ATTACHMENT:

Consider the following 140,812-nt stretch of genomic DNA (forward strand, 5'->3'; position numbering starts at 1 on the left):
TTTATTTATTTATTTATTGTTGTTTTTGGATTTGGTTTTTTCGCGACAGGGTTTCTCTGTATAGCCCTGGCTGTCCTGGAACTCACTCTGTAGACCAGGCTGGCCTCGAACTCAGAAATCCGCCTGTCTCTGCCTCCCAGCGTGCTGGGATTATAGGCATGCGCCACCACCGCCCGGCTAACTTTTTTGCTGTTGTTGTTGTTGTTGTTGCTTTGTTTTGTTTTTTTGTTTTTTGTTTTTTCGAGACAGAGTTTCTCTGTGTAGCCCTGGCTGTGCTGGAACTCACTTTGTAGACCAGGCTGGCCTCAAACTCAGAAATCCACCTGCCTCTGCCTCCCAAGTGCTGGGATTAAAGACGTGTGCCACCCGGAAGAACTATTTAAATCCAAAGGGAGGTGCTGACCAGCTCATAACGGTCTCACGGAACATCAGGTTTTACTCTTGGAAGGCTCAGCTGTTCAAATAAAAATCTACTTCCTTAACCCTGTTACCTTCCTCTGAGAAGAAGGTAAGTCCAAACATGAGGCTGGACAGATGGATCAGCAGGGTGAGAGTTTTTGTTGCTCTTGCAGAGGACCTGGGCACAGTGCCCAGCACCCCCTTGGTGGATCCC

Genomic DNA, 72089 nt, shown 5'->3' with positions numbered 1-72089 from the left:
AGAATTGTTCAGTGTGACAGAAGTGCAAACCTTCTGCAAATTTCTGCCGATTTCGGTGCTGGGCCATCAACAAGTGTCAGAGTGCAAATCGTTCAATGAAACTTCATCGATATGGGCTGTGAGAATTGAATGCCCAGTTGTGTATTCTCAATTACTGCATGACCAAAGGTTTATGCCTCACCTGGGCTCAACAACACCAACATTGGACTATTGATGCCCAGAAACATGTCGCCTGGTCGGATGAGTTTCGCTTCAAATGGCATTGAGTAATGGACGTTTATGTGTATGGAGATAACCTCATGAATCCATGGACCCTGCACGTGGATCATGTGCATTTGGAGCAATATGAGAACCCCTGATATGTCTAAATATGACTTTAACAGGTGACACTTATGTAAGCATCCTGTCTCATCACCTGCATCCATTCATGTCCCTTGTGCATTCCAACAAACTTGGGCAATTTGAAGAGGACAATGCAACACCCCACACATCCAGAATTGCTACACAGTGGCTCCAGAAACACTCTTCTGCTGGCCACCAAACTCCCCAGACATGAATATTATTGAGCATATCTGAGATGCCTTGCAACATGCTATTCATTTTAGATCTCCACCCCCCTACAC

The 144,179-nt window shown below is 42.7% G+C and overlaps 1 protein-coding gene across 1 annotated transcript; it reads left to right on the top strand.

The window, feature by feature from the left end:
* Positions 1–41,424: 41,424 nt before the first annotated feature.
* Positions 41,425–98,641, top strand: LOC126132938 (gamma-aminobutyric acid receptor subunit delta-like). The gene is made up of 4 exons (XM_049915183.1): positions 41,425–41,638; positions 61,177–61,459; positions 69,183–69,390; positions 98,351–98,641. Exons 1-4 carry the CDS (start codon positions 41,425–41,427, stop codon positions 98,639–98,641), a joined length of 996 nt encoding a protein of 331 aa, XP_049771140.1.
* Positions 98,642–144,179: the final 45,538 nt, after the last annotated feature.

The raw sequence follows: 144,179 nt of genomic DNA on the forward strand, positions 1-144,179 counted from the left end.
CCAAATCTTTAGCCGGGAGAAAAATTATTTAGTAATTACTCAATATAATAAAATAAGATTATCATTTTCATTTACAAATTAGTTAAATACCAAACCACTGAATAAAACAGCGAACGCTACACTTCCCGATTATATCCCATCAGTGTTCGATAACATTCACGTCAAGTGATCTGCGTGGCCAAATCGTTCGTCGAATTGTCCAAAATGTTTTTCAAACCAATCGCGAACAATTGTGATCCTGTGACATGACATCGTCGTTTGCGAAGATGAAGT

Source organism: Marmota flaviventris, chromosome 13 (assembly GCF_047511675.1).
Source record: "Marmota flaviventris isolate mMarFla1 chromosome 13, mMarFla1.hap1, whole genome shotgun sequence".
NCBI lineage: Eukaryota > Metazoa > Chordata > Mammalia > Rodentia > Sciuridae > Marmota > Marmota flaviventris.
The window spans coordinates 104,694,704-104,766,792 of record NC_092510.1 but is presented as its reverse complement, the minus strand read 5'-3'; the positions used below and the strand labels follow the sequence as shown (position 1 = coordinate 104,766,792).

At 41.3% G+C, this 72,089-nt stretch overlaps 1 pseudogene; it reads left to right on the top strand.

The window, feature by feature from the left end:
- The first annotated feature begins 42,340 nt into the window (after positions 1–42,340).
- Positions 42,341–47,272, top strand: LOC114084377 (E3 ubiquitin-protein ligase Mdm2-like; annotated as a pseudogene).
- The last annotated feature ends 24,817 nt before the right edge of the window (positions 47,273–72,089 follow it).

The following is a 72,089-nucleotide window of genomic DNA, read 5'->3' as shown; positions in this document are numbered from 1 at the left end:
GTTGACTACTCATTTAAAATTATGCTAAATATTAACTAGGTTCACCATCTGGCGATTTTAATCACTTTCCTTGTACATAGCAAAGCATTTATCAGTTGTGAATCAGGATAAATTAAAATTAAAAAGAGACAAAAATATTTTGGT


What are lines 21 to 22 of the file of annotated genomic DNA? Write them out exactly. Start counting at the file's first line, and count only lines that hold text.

The following is a 72,089-nucleotide window of genomic DNA, read 5'->3' as shown; positions in this document are numbered from 1 at the left end:
GTTGACTACTCATTTAAAATTATGCTAAATATTAACTAGGTTCACCATCTGGCGATTTTAATCACTTTCCTTGTACATAGCAAAGCATTTATCAGTTGTGAATCAGGATAAATTAAAATTAAAAAGAGACAAAAATATTTTGGT